Translating these same principles into upward facing dog, you bring your hands underneath the shoulders.  Straighten the arms. Press the shoulders down.  Tops of the feet on the mat.  Press into the tops of the feet.  Engage through the legs.  Drag the hands back.  Ribcage forward, as you pull the lower belly in towards the ribs. Shoulders down, and breathe.

    Practice with Monica Arellano

    By Monica Arellano

    Monica Arellano is a Level 2 Authorized teacher in the Ashtanga Yoga Method; a formal blessing received by her teacher R. Sharath Jois in Mysore, India. She first connected with the practice of yoga in 2010, looking for a more peaceful way of being. When she found her way to Miami Life Center in 2014 she began a regular Ashtanga Yoga practice and soon after completed a 2 year apprenticeship program under Tim Feldmann. Today she continues to practice, teach and travel regularly to Mysore, India to learn yoga directly from the source. 

    Monica’s teachings are informed by the knowledge carried on from her teachers and the first-hand experience from her daily asana and meditation practice. Her classes emphasize the breath, alignment, proper foundations and methods of concentration; in hopes of exploring the deeper intention of Asana and the resulting expression in each student’s unique body and mind. In this space, she believes we can deconstruct unhealthy patterns, facilitate healing on many levels, and find our way back to the most honest version of ourselves.

  • Yoga Pose Tips: Virabhadrasana III – Warrior Three

    Do what feels best in your body. Modify as needed
    to make this practice your own.

    Warrior Three Pose Tips

    • Square the hips toward the earth
    • Soften the shoulders away from the ears
    • Lengthen the arms forward or out like airplane arms
    • Ground down through the standing foot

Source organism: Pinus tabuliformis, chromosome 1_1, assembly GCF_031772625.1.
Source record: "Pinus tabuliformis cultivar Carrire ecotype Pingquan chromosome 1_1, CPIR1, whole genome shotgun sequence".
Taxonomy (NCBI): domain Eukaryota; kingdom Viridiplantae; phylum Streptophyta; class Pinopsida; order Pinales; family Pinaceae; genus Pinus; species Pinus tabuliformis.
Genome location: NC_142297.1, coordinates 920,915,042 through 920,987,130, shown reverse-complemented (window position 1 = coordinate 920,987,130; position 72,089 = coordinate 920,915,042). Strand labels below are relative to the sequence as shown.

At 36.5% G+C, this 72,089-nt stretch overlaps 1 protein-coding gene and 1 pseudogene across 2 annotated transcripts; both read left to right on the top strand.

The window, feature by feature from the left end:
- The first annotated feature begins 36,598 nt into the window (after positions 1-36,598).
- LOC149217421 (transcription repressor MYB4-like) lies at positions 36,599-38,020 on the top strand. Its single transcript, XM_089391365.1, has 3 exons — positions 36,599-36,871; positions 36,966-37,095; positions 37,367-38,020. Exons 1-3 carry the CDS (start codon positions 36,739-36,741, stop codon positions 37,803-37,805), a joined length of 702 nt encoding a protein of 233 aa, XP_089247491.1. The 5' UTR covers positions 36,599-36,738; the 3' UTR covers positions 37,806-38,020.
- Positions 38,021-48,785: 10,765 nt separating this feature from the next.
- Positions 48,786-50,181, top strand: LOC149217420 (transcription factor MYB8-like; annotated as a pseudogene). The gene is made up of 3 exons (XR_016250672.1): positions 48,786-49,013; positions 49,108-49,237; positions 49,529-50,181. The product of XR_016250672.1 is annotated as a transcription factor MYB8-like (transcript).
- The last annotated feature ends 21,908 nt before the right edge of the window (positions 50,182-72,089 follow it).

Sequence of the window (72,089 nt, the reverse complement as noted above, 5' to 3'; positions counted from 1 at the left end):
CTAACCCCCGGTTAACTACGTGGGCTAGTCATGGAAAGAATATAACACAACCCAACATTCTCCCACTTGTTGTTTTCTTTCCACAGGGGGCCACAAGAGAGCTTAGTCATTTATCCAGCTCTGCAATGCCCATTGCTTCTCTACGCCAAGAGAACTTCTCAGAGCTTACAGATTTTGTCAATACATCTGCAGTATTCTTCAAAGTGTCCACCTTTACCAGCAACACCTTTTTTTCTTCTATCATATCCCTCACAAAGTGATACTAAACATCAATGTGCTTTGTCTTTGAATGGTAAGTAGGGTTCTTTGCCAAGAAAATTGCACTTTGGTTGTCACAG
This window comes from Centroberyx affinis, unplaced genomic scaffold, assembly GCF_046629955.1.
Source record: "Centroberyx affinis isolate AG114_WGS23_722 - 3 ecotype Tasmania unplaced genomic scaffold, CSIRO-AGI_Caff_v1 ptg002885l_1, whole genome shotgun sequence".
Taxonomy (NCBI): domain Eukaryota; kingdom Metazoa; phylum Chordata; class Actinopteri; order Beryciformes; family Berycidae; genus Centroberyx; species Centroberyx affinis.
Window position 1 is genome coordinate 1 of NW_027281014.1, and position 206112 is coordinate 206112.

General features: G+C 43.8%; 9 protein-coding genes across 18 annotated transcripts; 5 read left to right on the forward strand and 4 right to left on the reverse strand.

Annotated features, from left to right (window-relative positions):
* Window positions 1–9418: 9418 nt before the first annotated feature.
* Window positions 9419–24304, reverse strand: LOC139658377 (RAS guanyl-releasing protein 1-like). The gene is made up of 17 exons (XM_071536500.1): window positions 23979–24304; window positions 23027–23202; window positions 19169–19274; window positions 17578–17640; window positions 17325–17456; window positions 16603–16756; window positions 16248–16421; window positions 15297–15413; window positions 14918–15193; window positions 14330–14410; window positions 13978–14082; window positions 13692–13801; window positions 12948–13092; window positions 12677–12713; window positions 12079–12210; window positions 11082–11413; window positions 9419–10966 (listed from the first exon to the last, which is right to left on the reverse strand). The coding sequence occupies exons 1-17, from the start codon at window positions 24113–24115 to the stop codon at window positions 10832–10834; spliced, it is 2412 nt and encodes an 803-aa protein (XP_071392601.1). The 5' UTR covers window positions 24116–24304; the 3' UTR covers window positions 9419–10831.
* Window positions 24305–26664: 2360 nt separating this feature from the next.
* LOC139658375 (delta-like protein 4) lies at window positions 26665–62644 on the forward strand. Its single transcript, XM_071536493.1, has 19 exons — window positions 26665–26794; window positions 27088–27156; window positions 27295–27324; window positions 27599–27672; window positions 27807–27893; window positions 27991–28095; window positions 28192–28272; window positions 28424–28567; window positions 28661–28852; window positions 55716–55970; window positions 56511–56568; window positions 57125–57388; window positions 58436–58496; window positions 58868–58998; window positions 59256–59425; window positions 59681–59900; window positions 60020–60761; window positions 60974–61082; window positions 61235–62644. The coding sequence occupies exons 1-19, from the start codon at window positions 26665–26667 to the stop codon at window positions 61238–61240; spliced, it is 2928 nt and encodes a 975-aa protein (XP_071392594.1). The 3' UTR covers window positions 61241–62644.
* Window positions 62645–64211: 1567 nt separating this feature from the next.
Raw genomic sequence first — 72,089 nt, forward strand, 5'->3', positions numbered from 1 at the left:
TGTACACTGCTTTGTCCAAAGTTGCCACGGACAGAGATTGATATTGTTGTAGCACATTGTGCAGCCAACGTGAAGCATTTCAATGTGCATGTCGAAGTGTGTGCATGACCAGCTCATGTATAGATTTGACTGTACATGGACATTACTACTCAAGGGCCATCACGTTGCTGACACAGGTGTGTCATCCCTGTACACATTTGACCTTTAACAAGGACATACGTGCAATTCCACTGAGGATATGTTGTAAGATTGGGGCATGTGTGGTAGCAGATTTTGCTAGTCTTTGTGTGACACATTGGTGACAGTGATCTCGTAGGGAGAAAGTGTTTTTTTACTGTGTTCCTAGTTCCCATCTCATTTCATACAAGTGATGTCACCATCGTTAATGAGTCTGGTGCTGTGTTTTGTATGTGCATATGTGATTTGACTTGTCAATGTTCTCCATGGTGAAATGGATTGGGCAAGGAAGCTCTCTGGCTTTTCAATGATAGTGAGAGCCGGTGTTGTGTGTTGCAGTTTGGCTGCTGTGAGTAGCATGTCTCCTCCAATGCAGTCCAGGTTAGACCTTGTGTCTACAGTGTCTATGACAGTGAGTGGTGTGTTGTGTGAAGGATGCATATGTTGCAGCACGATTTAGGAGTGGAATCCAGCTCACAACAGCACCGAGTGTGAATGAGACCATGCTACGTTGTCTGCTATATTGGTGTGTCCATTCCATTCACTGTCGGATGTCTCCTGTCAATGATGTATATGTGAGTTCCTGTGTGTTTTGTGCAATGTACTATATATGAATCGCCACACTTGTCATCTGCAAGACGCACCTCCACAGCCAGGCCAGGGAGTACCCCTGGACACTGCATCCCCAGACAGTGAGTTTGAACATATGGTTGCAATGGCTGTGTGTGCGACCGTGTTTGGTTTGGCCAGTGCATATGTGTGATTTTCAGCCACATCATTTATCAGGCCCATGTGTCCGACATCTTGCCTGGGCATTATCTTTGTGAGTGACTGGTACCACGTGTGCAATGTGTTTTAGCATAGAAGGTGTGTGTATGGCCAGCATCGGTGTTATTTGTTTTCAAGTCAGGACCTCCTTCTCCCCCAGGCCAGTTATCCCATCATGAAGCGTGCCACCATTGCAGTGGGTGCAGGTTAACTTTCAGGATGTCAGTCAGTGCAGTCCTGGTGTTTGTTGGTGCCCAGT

• It’s always okay to have the lifted leg just an inch off the mat to practice with the balance.

    Practice with Ajay Tokas on Omstars

    Learn More about Warrior III on Omstars with Kino MacGregor

  • Encyclopedia of Yoga: Virabhadrasana A (Warrior I)

    Virabhadrasana is named after the Warrior Virabhadra who, in traditional Indian mythology, was created out of a lock of the Hindu God, Shiva’s, hair–one of his dread locks that he threw down to the Earth. And when that dread lock hit the plateau of the Earth, Virabhadra landed, holding the sword of Dharma above his head, making the shape of Virabhadrasana A.

    Energizing the Body

    Warrior One (Virabhadrasana A) is a really important posture for stimulating the cardio vascular system. As your arms are raised above your and your legs are firmly pressed into the ground, you’ll find your heart rate goes up and is challenged. This brings health into the heart organ while at the same time increasing circulation through the body. This posture also helps strengthen the legs, strengthen the back, and gives space in between each of the joints of the spine greater preparing you for back bending which needs that same strength in the legs and that same strength through the whole spine. Warrior One is a really important pose for energizing the body. It can be mildly therapeutic for light states of depression.